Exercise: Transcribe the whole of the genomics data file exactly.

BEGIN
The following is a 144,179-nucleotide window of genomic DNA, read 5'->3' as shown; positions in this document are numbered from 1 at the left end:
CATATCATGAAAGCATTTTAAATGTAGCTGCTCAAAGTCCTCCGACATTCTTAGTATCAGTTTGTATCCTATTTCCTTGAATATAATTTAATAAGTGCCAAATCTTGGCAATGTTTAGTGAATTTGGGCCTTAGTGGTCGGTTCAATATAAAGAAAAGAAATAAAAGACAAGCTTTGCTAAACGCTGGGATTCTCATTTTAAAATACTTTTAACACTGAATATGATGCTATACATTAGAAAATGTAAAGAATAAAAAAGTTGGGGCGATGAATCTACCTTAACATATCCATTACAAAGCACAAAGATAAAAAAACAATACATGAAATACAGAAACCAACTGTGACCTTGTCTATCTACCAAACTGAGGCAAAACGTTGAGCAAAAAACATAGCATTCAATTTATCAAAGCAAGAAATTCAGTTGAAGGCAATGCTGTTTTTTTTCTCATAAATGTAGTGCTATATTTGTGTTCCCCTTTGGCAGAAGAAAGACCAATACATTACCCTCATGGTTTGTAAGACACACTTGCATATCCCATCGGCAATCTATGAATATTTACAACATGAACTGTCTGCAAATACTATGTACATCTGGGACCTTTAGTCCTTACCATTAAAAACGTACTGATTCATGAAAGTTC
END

The following is a 144,179-nucleotide window of genomic DNA, read 5'->3' as shown; positions in this document are numbered from 1 at the left end:
CATATCATGAAAGCATTTTAAATGTAGCTGCTCAAAGTCCTCCGACATTCTTAGTATCAGTTTGTATCCTATTTCCTTGAATATAATTTAATAAGTGCCAAATCTTGGCAATGTTTAGTGAATTTGGGCCTTAGTGGTCGGTTCAATATAAAGAAAAGAAATAAAAGACAAGCTTTGCTAAACGCTGGGATTCTCATTTTAAAATACTTTTAACACTGAATATGATGCTATACATTAGAAAATGTAAAGAATAAAAAAGTTGGGGCGATGAATCTACCTTAACATATCCATTACAAAGCACAAAGATAAAAAAACAATACATGAAATACAGAAACCAACTGTGACCTTGTCTATCTACCAAACTGAGGCAAAACGTTGAGCAAAAAACATAGCATTCAATTTATCAAAGCAAGAAATTCAGTTGAAGGCAATGCTGTTTTTTTTCTCATAAATGTAGTGCTATATTTGTGTTCCCCTTTGGCAGAAGAAAGACCAATACATTACCCTCATGGTTTGTAAGACACACTTGCATATCCCATCGGCAATCTATGAATATTTACAACATGAACTGTCTGCAAATACTATGTACATCTGGGACCTTTAGTCCTTACCATTAAAAACGTACTGATTCATGAAAGTTC